In a recent article published at Inside Catholic, Edward Short brings the evangelical witness of the Hawthorne Dominicans to bear on the current debates surrounding health care reform. Entitled “Rose Hawthorne and a More Human Vision of Health Care,” Short’s brief essay sets the congregation’s care for the dying poor in sharp contrast to certain provisions contained in the reform bills advancing through Congress. After distinguishing these two visions of health care, Short concludes that the Dominican sisters’ century-long practice of charitable medicine serves to remind lawmakers that compassionate sacrifice should trump pragmatic calculation in all efforts to reform health care. He writes:
For their compassionate vision of health care, the Dominican Sisters of Hawthorne can cite the authority of Pope Benedict XVI, who wrote in his first encyclical:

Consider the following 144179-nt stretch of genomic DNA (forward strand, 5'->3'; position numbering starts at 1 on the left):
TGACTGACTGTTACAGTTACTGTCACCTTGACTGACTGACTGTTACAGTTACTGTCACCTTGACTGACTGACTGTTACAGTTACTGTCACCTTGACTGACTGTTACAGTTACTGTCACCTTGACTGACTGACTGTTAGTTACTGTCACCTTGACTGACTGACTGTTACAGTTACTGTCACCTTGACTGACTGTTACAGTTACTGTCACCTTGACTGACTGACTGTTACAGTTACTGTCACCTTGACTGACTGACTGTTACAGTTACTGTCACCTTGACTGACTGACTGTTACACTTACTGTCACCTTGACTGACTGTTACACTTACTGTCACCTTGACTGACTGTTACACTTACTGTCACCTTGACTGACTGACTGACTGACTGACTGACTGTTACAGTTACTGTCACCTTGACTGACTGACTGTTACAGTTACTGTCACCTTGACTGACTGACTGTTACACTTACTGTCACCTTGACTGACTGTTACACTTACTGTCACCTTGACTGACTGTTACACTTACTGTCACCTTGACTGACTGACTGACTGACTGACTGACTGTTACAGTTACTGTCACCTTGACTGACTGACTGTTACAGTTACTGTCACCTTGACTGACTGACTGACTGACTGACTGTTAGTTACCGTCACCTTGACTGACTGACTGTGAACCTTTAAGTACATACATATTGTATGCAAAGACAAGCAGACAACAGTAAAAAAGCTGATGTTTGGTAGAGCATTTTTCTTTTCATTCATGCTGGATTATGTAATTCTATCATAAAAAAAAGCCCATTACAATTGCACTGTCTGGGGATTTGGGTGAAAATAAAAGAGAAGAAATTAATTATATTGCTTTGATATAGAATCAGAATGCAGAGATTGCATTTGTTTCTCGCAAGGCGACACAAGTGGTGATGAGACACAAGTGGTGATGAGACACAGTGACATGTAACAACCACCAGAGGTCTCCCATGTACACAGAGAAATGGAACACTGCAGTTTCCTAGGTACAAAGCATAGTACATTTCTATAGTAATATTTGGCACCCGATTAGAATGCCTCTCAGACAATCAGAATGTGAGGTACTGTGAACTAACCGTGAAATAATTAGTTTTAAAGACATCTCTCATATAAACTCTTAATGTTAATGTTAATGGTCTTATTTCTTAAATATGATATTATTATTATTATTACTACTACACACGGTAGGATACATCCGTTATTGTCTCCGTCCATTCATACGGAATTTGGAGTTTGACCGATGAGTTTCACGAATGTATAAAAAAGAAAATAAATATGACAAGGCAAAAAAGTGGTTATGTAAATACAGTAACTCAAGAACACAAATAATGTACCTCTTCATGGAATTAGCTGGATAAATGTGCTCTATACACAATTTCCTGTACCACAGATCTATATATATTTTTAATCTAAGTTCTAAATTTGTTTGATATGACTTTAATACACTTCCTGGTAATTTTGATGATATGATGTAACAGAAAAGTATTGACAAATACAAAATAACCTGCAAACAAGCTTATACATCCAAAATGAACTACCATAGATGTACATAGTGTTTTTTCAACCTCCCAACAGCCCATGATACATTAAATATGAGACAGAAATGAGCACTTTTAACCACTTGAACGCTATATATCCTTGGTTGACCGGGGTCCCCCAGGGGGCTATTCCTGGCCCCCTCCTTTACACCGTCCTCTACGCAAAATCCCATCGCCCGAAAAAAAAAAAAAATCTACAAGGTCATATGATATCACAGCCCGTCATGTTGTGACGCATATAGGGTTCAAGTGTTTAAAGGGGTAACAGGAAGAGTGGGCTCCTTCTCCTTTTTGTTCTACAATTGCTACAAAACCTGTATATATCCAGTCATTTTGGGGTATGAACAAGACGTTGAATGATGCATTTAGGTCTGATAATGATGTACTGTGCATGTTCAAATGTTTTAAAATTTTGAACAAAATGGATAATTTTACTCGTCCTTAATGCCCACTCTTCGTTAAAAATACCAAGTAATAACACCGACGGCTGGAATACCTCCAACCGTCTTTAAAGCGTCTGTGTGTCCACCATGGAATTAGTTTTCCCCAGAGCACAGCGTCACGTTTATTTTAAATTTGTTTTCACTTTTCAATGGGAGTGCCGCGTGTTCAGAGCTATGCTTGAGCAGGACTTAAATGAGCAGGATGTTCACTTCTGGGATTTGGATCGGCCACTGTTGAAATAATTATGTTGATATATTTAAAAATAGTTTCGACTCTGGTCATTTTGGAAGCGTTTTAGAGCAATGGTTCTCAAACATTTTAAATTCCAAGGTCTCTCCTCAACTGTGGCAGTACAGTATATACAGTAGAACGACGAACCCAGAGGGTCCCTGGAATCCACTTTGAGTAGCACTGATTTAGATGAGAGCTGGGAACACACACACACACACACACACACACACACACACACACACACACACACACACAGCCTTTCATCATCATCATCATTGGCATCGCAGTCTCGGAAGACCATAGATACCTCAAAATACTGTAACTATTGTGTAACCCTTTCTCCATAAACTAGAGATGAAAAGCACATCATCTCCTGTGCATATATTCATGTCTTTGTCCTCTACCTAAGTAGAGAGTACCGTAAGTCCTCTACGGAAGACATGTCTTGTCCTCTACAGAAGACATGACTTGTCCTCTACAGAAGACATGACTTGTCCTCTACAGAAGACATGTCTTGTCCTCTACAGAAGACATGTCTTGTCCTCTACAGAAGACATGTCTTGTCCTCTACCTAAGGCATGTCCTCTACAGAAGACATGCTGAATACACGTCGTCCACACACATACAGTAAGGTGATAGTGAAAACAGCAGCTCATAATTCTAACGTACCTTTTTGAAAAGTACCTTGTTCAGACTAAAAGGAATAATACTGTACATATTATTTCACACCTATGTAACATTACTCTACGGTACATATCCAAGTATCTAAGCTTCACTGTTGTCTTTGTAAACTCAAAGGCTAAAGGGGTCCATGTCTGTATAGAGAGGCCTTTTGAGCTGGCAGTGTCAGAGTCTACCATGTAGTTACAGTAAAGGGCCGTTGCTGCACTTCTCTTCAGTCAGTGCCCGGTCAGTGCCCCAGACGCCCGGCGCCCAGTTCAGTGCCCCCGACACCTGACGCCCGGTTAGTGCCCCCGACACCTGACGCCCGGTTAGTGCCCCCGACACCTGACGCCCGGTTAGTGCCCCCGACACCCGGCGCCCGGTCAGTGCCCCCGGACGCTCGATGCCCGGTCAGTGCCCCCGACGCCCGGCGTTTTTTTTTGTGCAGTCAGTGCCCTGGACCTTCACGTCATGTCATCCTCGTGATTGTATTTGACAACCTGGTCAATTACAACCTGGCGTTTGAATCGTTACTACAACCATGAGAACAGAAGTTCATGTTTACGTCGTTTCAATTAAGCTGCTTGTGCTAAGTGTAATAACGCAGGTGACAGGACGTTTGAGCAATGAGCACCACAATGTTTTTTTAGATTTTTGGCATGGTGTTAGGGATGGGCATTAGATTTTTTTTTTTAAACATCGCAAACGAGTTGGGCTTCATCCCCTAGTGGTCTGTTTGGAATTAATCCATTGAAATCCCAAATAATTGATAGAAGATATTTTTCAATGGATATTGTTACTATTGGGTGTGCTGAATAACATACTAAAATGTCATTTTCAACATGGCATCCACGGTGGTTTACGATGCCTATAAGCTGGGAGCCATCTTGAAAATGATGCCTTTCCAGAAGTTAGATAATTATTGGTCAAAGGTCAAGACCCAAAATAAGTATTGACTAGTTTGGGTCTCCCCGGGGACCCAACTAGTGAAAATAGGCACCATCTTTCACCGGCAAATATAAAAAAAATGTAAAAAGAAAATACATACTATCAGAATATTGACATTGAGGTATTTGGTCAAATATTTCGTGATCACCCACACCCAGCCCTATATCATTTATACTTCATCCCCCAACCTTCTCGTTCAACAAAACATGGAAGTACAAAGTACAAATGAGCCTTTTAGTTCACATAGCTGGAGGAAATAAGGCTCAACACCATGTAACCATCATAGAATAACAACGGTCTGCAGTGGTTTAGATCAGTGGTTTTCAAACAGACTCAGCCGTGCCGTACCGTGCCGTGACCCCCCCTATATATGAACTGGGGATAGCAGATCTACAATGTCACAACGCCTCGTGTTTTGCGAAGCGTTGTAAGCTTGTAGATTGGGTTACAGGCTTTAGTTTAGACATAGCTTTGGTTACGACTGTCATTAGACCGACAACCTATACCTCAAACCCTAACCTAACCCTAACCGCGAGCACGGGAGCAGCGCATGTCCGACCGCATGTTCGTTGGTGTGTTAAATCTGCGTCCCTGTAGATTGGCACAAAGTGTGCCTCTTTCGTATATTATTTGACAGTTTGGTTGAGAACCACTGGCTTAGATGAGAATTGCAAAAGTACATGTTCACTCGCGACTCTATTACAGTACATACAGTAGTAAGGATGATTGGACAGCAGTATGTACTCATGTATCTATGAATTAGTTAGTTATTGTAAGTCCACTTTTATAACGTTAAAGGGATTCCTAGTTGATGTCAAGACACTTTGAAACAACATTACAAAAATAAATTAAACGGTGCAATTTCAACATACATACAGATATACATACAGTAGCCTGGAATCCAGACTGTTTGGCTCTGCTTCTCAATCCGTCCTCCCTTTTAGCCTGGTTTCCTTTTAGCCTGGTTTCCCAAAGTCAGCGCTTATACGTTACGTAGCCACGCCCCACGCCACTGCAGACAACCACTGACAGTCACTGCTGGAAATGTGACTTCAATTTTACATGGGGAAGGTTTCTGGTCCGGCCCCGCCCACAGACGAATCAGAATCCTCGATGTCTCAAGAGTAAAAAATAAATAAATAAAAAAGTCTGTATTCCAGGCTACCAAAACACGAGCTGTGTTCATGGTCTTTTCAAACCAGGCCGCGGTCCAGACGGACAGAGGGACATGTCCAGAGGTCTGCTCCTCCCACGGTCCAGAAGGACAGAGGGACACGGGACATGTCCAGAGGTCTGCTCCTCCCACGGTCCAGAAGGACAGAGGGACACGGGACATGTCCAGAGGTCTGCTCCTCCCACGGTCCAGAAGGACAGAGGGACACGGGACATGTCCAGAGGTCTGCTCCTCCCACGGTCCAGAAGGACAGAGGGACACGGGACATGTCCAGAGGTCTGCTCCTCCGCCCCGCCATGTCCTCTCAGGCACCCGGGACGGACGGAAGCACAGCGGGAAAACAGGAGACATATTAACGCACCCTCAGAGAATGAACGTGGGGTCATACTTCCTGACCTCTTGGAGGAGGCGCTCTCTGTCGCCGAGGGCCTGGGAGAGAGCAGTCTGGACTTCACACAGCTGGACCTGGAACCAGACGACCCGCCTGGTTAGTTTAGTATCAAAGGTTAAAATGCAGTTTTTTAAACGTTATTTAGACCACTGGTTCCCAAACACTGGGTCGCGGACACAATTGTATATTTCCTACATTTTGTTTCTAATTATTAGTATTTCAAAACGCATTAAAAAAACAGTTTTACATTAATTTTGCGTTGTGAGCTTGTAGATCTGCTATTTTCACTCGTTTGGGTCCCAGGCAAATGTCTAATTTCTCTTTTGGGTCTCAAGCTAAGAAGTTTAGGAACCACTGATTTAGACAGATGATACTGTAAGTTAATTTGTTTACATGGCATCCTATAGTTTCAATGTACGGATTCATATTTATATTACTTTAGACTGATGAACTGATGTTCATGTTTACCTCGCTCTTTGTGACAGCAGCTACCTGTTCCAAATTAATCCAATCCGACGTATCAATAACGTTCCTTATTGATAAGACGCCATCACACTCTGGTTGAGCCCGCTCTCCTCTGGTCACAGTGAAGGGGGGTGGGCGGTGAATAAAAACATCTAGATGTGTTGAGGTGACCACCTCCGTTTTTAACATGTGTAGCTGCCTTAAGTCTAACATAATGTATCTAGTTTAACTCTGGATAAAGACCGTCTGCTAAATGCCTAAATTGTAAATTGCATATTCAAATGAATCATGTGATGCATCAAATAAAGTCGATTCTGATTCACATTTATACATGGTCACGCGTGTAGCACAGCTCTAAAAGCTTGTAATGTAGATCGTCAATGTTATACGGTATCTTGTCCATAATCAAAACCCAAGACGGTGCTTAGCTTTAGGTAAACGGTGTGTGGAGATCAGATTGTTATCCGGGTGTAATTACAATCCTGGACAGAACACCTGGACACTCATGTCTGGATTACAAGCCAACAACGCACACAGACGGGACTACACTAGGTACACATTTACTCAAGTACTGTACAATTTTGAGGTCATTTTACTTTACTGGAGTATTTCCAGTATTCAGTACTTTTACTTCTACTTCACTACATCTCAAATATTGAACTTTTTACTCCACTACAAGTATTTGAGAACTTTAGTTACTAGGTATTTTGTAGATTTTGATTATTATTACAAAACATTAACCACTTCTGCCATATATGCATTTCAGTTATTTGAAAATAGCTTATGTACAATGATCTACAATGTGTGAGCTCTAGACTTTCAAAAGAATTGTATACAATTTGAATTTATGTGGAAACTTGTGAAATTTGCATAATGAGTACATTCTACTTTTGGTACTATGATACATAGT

“Love — caritas — will always prove necessary, even in the most just society. There is no ordering of the State so just that it can eliminate the need for a service of love. Whoever wants to eliminate love is preparing to eliminate man as such. There will always be suffering which cries out for consolation and help. There will always be loneliness. There will always be situations of material need where help in the form of concrete love of neighbour is indispensable. The State which would provide everything, absorbing everything into itself, would ultimately become a mere bureaucracy incapable of guaranteeing the very thing which the suffering person — every person — needs: namely, loving personal concern.”
These insights, which describe so accurately the “service of love” for which the Dominican Sisters of Hawthorne were founded, should also guide those who wish to bring about truly humane health-care reform.
Click here to read the article’s full text.